More Than Meets the Nose

December 18, 2018

When it comes to food, smell is almost as important as taste. It’s common to take a moment to smell a glass of wine, and there are whole sections of Target devoted to the scent of apples. It may come as no surprise that aroma is one of the factors considered when developing a new fruit variety—but did you know that aroma might also be related to other fruit qualities like texture? Until recently, it has been difficult for breeders to understand the complexities of how the molecular and genetic structure of a plant affect characteristics such as aroma, flavor, texture, and color. As the first Honeycrisp Chair for Fruit Crop Innovation, Professor Adrian Hegeman is leading a research team using a robust chemical and statistical analysis approach called metabolomics to understand the underlying mechanisms behind fruit quality.

With endowed chair support, Hegeman’s team hopes to complement fruit breeding programs in the department by pursuing research questions that might traditionally be considered out of Hegemanscope for breeding programs but could lead to breakthroughs in the breeding process. Traditionally, plant breeding involves crossing two plants with desirable traits and selecting offspring with the best combination of attributes inherited from the parents. For perennial crops like apples and grapes, it can be years before the selected offspring mature enough for fruit quality to be assessed - that’s why cultivar development can take decades.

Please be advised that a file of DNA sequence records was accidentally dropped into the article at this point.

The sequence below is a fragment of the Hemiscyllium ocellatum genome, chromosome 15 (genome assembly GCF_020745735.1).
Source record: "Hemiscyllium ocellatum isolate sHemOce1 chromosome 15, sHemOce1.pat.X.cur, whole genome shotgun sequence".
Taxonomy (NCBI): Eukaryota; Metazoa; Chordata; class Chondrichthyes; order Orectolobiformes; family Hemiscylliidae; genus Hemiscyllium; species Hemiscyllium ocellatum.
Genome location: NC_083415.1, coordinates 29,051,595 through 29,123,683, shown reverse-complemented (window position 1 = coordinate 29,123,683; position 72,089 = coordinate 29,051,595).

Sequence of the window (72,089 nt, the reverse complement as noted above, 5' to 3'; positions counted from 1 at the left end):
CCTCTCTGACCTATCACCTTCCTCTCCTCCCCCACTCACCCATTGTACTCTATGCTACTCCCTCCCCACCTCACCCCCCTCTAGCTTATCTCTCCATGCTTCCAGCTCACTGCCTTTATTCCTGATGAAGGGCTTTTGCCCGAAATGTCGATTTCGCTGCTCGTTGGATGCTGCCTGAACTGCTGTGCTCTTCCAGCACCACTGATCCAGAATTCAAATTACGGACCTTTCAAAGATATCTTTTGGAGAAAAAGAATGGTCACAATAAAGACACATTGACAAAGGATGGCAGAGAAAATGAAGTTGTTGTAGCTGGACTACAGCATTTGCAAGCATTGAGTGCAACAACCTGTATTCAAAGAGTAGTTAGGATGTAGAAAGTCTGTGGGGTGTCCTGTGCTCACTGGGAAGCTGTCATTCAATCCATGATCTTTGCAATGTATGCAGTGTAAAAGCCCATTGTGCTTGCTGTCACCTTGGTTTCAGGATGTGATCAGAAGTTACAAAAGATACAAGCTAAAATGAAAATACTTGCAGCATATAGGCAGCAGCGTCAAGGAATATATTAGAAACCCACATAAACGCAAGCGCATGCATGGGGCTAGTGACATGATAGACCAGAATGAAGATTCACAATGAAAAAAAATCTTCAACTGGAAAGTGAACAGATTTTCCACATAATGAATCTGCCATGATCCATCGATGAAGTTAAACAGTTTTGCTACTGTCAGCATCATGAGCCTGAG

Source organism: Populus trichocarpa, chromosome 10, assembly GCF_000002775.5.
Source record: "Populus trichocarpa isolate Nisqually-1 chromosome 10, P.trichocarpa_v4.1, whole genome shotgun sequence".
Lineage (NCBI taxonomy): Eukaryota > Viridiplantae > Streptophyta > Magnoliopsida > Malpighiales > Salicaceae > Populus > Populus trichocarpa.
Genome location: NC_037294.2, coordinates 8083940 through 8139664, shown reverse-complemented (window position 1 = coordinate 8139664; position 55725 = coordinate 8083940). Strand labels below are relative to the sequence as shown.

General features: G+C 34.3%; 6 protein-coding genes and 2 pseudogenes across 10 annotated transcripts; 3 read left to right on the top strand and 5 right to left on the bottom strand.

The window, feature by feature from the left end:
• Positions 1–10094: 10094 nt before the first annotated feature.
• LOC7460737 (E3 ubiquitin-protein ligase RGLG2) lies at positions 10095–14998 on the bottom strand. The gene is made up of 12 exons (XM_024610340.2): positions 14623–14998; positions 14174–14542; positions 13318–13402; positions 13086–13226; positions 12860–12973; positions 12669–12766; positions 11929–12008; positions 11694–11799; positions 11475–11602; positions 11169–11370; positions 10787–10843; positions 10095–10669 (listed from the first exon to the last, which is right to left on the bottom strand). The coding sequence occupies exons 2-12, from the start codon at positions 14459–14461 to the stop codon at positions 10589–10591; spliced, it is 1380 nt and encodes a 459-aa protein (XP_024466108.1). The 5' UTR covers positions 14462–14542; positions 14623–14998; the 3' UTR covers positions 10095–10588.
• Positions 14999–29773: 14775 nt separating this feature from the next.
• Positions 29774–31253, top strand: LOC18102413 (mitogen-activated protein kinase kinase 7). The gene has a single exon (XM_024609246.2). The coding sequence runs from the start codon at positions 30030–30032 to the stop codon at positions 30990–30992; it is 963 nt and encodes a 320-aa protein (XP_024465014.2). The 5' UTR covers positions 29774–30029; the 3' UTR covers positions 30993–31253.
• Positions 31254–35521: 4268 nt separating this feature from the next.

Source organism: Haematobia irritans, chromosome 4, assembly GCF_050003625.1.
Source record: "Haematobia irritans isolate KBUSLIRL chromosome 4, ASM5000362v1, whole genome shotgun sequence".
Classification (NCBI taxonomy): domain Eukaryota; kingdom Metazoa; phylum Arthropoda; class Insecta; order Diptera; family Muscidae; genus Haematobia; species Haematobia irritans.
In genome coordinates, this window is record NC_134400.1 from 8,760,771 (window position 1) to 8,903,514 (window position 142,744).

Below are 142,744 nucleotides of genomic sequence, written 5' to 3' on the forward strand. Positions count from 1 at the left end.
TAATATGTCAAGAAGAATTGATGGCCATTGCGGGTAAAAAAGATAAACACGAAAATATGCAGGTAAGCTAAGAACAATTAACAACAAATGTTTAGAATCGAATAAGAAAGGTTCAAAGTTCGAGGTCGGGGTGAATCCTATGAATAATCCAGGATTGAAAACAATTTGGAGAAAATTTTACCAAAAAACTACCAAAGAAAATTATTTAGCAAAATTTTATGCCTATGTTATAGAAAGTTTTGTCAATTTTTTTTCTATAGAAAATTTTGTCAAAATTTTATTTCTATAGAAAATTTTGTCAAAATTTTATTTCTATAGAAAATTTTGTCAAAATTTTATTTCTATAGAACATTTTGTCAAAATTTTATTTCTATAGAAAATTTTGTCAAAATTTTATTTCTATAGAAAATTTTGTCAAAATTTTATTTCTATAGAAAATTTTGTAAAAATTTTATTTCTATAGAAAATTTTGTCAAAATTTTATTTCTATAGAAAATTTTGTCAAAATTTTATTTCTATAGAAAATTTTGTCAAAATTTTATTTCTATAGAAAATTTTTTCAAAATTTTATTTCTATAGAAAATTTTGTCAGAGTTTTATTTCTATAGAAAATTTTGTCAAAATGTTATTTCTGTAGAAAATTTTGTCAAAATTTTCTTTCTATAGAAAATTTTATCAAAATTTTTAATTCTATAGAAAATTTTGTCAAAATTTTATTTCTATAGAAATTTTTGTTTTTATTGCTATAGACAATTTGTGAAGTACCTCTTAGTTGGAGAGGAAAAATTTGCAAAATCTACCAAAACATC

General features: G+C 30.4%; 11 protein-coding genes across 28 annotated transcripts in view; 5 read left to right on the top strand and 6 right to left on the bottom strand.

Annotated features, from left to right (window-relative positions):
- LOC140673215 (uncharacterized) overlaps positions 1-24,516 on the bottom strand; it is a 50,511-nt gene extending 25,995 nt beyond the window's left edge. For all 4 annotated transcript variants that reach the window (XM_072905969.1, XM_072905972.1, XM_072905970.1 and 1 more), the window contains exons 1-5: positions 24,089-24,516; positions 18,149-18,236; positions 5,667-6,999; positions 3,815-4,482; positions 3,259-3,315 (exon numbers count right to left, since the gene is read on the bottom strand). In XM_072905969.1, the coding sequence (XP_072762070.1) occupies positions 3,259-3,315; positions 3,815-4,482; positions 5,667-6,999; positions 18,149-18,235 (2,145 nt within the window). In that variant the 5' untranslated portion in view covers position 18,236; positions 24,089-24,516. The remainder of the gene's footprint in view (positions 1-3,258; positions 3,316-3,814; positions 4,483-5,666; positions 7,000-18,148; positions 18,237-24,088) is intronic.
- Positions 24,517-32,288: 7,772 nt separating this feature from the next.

Imagine if you could use something simple—like the fragrance of an apple blossom—to detect the potential of a plant to develop fruit that is sweet, crisp, and resistant to breakdown in storage. Used alongside genetic mapping, metabolomics could allow breeders to make better-informed crosses earlier in the process, diminishing the time and resources it takes to bring new cultivars into production.

While we’re a bit far from that level of detail, the vision is clear and Hegeman’s team is well on their way to understanding the chemical linkages that may provide clues to the future of breeding.